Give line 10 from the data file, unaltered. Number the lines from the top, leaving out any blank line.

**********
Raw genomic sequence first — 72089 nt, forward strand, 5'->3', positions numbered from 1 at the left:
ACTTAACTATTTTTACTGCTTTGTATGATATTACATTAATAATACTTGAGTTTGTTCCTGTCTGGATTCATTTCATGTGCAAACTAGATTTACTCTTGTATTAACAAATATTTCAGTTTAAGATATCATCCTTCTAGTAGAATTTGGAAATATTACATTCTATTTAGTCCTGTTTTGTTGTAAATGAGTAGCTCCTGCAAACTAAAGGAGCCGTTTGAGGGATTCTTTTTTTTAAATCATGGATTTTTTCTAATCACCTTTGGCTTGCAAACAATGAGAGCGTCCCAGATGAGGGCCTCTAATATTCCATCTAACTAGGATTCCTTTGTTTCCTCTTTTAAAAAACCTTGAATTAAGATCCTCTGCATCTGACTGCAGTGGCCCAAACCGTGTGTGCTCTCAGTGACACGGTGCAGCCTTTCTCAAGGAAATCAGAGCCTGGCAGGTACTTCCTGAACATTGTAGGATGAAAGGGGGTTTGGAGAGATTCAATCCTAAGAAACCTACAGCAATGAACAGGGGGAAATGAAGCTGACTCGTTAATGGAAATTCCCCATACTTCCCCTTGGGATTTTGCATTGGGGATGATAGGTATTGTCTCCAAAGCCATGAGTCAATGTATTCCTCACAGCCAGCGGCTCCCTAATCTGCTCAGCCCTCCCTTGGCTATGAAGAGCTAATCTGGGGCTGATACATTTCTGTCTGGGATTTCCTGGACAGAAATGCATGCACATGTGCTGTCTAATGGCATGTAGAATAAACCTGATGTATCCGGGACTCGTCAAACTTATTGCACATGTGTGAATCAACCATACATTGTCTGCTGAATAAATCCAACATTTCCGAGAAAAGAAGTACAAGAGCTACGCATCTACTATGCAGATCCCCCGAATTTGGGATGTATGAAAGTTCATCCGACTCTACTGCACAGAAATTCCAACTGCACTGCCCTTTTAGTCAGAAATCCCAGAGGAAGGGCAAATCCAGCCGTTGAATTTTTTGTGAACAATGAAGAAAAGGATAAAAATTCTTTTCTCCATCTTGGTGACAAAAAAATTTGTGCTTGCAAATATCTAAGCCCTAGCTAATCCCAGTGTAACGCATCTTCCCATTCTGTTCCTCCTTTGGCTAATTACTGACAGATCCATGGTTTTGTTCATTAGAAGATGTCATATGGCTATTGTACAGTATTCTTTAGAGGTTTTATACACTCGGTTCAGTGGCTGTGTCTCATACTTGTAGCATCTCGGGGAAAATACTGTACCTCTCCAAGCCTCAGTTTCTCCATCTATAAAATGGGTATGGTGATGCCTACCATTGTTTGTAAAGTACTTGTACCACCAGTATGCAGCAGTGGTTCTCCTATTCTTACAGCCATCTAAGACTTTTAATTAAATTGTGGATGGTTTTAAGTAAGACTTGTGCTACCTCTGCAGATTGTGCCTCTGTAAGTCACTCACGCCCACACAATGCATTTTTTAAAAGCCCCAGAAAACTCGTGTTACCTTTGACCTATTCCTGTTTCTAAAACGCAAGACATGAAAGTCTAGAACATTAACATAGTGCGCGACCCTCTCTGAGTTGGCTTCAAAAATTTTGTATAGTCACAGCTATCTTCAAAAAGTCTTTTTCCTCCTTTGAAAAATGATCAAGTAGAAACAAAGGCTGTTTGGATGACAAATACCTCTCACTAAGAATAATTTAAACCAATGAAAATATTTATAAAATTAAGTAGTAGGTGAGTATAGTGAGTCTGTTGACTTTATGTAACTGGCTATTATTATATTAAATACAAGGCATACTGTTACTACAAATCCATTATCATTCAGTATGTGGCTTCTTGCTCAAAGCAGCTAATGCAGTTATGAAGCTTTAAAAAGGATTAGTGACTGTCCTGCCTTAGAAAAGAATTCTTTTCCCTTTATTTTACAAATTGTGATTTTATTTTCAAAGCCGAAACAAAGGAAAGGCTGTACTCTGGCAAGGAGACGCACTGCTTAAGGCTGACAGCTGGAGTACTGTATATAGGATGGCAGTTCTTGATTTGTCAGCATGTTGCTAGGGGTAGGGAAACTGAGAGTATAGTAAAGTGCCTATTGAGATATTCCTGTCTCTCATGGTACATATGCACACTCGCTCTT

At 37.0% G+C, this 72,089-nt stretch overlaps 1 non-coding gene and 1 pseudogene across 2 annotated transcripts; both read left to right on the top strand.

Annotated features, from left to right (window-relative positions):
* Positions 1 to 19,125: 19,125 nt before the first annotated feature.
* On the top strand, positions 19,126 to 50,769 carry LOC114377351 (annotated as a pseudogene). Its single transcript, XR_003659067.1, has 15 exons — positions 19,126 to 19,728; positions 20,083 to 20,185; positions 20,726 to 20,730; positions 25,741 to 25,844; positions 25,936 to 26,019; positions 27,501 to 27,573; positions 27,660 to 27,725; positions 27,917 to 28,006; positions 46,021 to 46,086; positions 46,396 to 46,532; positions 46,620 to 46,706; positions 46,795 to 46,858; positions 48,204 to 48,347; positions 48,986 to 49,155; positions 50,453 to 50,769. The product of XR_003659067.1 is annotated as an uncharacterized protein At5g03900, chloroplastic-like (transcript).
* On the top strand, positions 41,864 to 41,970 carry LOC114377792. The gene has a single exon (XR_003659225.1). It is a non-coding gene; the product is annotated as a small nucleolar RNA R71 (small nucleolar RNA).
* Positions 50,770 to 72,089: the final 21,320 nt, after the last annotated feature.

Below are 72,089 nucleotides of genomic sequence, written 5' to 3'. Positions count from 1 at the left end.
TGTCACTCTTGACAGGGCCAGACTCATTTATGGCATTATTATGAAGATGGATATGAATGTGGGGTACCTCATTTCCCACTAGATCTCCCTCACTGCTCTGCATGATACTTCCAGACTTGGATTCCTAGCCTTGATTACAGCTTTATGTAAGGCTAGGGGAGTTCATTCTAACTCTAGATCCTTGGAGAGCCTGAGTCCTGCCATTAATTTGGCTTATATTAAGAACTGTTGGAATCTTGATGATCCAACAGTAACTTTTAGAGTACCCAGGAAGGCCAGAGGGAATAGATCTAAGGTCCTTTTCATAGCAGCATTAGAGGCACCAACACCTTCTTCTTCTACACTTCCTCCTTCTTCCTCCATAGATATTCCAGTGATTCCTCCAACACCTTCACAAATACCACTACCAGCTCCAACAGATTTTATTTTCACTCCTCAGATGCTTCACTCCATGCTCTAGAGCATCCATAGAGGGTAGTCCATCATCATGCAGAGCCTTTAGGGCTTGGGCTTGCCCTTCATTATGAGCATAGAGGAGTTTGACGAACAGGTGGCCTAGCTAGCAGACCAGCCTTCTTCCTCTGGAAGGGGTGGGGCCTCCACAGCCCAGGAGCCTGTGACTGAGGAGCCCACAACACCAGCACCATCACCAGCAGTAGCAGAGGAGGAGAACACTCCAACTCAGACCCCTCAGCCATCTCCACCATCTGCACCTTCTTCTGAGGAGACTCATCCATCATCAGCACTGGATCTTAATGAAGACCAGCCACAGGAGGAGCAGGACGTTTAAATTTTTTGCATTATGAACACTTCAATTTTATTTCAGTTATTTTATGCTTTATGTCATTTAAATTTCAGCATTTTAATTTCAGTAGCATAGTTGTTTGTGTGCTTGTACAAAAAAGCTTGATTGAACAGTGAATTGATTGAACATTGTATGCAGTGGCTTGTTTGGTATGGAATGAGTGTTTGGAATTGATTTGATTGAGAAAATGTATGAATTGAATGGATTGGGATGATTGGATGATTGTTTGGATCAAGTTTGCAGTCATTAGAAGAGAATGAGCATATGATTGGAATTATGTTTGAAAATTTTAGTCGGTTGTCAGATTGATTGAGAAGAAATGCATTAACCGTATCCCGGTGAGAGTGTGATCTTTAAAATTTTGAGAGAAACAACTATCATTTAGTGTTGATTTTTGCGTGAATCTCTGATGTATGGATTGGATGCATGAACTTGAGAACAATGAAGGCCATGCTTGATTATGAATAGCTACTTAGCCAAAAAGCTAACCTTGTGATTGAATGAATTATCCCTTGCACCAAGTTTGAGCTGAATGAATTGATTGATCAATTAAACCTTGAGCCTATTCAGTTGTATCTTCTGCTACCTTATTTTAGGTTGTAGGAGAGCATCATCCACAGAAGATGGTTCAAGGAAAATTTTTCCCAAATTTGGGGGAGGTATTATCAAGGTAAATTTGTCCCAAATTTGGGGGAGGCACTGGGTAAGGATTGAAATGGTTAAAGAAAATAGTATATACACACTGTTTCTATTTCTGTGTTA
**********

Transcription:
TGTCACTCTTGACAGGGCCAGACTCATTTATGGCATTATTATGAAGATGGATATGAATGTGGGGTACCTCATTTCCCACTAGATCTCCCTCACTGCTCTGCATGATACTTCCAGACTTGGATTCCTAGCCTTGATTACAGCTTTATGTAAGGCTAGGGGAGTTCATTCTAACTCTAGATCCTTGGAGAGCCTGAGTCCTGCCATTAATTTGGCTTATATTAAGAACTGTTGGAATCTTGATGATCCAACAGTAACTTTTAGAGTACCCAGGAAGGCCAGAGGGAATAGATCTAAGGTCCTTTTCATAGCAGCATTAGAGGCACCAACACCTTCTTCTTCTACACTTCCTCCTTCTTCCTCCATAGATATTCCAGTGATTCCTCCAACACCTTCACAAATACCACTACCAGCTCCAACAGATTTTATTTTCACTCCTCAGATGCTTCACTCCATGCTCTAGAGCATCCATAGAGGGTAGTCCATCATCATGCAGAGCCTTTAGGGCTTGGGCTTGCCCTTCATTATGAGCATAGAGGAGTTTGACGAACAGGTGGCCTAGCTAGCAGACCAGCCTTCTTCCTCTGGAAGGGGTGGGGCCTCCACAGCCCAGGAGCCTGTGACTGAGGAGCCCACAACACCAGCACCATCACCAGCAGTAGCAGAGGAGGAGAACACTCCAACTCAGACCCCTCAGCCATCTCCACCATCTGCACCTTCTTCTGAGGAGACTCATCCATCATCAGCACTGGATCTTAATGAAGACCAGCCACAGGAGGAGCAGGACGTTTAAATTTTTTGCATTATGAACACTTCAATTTTATTTCAGTTATTTTATGCTTTATGTCATTTAAATTTCAGCATTTTAATTTCAGTAGCATAGTTGTTTGTGTGCTTGTACAAAAAAGCTTGATTGAACAGTGAATTGATTGAACATTGTATGCAGTGGCTTGTTTGGTATGGAATGAGTGTTTGGAATTGATTTGATTGAGAAAATGTATGAATTGAATGGATTGGGATGATTGGATGATTGTTTGGATCAAGTTTGCAGTCATTAGAAGAGAATGAGCATATGATTGGAATTATGTTTGAAAATTTTAGTCGGTTGTCAGATTGATTGAGAAGAAATGCATTAACCGTATCCCGGTGAGAGTGTGATCTTTAAAATTTTGAGAGAAACAACTATCATTTAGTGTTGATTTTTGCGTGAATCTCTGATGTATGGATTGGATGCATGAACTTGAGAACAATGAAGGCCATGCTTGATTATGAATAGCTACTTAGCCAAAAAGCTAACCTTGTGATTGAATGAATTATCCCTTGCACCAAGTTTGAGCTGAATGAATTGATTGATCAATTAAACCTTGAGCCTATTCAGTTGTATCTTCTGCTACCTTATTTTAGGTTGTAGGAGAGCATCATCCACAGAAGATGGTTCAAGGAAAATTTTTCCCAAATTTGGGGGAGGTATTATCAAGGTAAATTTGTCCCAAATTTGGGGGAGGCACTGGGTAAGGATTGAAATGGTTAAAGAAAATAGTATATACACACTGTTTCTATTTCTGTGTTA